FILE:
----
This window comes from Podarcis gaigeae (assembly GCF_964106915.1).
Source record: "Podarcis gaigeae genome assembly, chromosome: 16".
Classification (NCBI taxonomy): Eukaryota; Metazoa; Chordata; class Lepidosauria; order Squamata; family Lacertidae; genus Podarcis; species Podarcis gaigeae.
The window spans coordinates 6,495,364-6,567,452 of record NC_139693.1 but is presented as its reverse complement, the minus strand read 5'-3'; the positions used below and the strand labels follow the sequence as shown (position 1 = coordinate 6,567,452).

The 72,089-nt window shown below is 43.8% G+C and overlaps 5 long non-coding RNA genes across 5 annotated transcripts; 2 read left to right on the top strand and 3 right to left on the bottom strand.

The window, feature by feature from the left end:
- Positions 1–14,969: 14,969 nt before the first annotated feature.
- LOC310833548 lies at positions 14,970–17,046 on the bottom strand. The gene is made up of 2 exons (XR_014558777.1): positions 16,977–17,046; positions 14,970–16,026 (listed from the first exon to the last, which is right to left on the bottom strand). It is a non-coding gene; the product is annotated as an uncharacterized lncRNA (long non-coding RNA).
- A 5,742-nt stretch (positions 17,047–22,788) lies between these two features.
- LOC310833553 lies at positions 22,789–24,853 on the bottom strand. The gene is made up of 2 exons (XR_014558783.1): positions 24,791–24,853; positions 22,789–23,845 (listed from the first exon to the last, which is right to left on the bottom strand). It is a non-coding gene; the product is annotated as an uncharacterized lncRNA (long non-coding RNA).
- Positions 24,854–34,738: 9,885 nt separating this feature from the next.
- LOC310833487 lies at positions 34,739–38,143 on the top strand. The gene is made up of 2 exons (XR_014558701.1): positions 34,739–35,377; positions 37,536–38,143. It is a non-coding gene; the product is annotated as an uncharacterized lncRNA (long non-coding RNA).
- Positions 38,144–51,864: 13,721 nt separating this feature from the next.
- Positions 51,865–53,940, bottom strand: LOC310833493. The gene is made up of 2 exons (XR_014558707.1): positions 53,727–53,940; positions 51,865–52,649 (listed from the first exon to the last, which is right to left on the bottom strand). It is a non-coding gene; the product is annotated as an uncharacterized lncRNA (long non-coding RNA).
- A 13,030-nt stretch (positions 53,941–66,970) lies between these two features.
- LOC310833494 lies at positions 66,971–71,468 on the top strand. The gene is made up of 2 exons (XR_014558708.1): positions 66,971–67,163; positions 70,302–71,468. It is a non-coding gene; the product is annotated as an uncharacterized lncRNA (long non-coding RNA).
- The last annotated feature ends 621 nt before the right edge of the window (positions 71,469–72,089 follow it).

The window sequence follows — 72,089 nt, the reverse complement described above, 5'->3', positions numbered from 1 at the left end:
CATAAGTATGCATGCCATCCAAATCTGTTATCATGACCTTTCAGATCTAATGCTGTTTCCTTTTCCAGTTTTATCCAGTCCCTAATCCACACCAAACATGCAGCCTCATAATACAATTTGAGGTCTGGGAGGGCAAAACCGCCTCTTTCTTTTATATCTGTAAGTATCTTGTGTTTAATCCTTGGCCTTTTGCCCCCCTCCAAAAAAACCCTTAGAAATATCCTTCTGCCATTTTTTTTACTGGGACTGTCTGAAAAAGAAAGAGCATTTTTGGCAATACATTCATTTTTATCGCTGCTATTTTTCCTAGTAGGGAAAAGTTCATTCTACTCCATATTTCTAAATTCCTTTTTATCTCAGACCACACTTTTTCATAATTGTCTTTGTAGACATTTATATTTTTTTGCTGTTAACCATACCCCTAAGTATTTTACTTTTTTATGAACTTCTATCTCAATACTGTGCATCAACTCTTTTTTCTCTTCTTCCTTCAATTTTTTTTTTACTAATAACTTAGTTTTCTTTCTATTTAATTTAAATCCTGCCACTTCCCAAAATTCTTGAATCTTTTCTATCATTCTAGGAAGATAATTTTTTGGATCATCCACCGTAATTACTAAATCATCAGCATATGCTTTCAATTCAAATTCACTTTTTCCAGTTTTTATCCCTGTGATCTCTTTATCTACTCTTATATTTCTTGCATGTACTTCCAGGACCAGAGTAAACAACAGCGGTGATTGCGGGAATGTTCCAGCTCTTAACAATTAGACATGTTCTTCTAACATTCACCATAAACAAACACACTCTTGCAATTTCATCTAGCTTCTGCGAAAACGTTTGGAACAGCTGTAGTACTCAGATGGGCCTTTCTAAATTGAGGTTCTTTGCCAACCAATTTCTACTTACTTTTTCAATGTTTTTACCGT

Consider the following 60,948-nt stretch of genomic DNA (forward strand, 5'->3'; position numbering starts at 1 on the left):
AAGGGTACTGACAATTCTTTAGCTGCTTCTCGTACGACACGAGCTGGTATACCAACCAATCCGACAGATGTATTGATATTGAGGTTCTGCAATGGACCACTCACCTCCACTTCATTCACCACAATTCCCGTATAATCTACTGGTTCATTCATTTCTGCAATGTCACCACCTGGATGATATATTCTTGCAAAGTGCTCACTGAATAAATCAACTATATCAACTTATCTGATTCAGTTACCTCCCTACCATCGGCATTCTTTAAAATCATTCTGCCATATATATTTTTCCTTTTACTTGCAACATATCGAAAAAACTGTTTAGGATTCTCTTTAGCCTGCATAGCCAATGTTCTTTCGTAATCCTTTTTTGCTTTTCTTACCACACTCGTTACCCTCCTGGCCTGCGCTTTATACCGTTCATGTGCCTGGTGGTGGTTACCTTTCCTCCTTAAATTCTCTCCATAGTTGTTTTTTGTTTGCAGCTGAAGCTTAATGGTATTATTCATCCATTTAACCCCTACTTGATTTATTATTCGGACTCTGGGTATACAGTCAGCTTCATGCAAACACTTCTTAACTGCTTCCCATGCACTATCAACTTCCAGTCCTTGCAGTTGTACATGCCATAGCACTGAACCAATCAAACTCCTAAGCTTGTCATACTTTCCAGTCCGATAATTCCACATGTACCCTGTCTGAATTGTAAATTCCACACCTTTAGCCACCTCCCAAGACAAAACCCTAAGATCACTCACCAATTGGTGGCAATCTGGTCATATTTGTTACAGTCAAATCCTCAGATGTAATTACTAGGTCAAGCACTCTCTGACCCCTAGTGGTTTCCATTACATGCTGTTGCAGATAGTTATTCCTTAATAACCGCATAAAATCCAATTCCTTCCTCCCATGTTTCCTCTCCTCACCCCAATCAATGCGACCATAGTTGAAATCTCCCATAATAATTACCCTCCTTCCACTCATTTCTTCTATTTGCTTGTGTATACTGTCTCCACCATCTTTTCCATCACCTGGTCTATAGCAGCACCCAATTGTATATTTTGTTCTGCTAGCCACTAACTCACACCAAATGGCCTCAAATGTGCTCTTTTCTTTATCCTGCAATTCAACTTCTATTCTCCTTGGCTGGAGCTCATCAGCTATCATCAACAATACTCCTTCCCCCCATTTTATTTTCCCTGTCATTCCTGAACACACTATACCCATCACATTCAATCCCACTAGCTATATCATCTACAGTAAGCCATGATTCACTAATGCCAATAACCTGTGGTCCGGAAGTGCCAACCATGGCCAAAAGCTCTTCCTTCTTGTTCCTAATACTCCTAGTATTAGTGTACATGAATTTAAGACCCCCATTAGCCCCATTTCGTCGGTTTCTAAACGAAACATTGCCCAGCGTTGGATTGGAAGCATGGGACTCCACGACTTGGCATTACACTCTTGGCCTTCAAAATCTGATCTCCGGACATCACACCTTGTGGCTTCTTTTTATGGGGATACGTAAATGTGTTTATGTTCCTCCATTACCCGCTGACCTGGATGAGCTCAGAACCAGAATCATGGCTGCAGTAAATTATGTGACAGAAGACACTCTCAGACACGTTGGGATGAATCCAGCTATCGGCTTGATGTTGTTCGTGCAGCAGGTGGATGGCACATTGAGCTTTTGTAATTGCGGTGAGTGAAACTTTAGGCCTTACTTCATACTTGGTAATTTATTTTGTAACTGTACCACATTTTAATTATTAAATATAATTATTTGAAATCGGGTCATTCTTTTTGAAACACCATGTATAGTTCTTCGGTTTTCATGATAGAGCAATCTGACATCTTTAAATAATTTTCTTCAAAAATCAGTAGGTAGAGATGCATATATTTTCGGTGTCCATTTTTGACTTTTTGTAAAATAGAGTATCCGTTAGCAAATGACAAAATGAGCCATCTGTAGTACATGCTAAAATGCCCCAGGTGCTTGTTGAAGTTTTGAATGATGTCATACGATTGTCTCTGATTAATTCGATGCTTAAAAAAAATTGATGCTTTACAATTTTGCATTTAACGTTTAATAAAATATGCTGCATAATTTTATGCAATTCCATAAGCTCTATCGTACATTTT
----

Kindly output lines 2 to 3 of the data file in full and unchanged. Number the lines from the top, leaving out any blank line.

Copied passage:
Source record: "Podarcis gaigeae genome assembly, chromosome: 16".
Classification (NCBI taxonomy): Eukaryota; Metazoa; Chordata; class Lepidosauria; order Squamata; family Lacertidae; genus Podarcis; species Podarcis gaigeae.